[Guest post by Aaron Worthing. Follow me by Twitter @AaronWorthing.]
That thing being the Supreme Court deciding to review Obamacare. This means the Supreme Court could render its verdict on the law months before the election.
Which raises the question: how would that influence the outcome of the election? For instance, if it is struck down, doesn’t that take away one argument for throwing Obama and the Democrats out of office? Or will the implied condemnation that they have been found to have violated the Constitution drive the debate? Or even simply the fact that they wasted so much time on something they didn’t finally get?
And of course in the opposite scenario—that the law is upheld—doesn’t this add to the need to remove them from office?
And there are also scenarios in between. For instance, what happens if the mandate is the only part that is struck down, leaving in other parts such as the pre-existing condition rule? The Obama administration itself has admitted that if you don’t have a mandate, a rule like the pre-existing condition rule will actually bankrupt the insurance industry. So in that scenario, Congress would have to immediately swing into action and solve this problem, creating the possibility of another legislative showdown. I am hopeful that the Court will decide that the law is non-severable, but there is no guarantee on this point.
So, stay tuned. I haven’t been following every decision in the circuits since we got a split among them, but you can be sure we will be following oral arguments, etc.
[Posted and authored by Aaron Worthing.]
I’m afraid I have some rather shocking news for you. I want you to sit down first. Are you sitting? Yes? Good.
Remember that Congressional committee charged with figuring out how to reduce the deficit? Well, it turns out they’re looking to delay the tough decisions until next year:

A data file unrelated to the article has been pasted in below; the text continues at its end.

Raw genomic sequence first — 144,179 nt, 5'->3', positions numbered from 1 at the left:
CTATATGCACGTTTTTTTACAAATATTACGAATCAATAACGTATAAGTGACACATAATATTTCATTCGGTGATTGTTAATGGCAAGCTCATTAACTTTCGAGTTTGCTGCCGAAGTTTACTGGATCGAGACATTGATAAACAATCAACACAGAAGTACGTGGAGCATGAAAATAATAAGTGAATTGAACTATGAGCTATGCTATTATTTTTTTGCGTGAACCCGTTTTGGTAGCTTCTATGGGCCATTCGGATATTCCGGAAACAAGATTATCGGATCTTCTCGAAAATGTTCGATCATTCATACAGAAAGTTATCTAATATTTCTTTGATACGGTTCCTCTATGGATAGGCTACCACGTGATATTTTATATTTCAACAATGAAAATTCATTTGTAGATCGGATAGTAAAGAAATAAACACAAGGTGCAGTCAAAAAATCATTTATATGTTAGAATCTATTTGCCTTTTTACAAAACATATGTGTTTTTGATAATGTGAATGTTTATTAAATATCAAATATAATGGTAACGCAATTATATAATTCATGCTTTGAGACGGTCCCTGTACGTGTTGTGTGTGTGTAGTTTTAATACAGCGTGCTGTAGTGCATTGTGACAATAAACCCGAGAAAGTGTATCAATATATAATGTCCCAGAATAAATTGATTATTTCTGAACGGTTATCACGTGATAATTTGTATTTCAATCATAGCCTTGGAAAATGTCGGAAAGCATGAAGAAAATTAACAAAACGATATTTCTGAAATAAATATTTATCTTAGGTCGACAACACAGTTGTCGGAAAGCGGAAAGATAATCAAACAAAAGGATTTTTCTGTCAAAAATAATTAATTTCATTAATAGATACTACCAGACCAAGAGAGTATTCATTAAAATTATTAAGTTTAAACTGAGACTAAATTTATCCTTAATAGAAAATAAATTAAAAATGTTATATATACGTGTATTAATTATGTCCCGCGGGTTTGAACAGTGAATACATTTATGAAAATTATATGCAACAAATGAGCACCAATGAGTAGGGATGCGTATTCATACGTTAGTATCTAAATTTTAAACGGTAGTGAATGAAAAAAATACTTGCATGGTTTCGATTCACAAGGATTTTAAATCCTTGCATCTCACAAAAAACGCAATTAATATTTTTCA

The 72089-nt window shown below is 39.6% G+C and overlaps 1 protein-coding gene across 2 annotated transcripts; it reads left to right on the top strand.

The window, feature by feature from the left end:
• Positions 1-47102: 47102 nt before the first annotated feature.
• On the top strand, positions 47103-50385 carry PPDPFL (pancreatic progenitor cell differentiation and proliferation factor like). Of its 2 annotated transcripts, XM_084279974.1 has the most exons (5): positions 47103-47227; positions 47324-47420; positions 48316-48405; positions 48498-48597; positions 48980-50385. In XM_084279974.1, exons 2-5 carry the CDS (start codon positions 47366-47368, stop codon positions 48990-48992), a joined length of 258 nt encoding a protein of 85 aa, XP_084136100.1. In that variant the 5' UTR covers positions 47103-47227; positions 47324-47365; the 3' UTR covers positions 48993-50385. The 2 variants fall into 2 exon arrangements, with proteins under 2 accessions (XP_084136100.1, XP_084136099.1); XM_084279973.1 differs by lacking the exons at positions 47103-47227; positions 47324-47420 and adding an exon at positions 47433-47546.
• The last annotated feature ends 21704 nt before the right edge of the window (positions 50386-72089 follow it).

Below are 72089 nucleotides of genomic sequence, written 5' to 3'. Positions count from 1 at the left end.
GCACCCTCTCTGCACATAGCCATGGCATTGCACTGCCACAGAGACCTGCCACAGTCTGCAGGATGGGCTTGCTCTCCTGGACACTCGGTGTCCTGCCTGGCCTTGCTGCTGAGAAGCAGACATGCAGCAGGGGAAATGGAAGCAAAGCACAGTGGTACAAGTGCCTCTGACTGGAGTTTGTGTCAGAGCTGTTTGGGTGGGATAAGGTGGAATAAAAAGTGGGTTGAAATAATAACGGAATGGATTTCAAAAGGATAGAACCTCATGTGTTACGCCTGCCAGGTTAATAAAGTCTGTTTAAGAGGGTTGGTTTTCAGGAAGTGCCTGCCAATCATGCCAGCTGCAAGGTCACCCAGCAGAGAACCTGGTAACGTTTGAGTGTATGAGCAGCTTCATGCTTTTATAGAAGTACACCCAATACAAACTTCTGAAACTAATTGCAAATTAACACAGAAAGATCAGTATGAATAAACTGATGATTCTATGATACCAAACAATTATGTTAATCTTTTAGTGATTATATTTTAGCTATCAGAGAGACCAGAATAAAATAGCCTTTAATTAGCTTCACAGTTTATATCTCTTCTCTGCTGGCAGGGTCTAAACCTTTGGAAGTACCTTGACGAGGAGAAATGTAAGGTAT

With a little over a week left to reach a deal, members of the Congressional deficit reduction panel are looking for an escape hatch that would let them strike an accord on revenue levels but delay until next year tough decisions about exactly how to raise taxes.
About “how” to raise taxes.
Under this approach, the panel would decide on the amount of new revenue to be raised but would leave it to the tax-writing committees of Congress to fill in details next year, well beyond the Nov. 23 deadline for the panel itself to reach an agreement. That would put off painful political decisions but ensure that the debate over deficit reduction stretched into the election year.
Looks like Mr. Aloof remains mostly aloof:
President Obama, who has kept his distance from the deficit reduction panel, called the co-chairmen on Friday and urged them to reach a deal. He said he would not accept legislation overriding the cuts that would occur automatically if the panel fails.
So how will our taxes be raised?
Republicans said their latest proposal would raise $300 billion by limiting deductions and other tax breaks that primarily benefit higher-income households.
“We would structure it so the top two brackets pay $250 billion more than they’re paying today,” a Republican Congressional aide said.
The story goes on for paragraph after paragraph about all the discussions the deficit-reduction panel is having about raising taxes: how much will taxes be raised; how will they be raised; who will pay more after they’re raised; etc.
There is hardly a word about cutting spending. Just one quote from Joe Lieberman at the end that brings to mind the term “lip service.”
Looks like I picked the wrong week to
stop sniffing glue start reading the news again.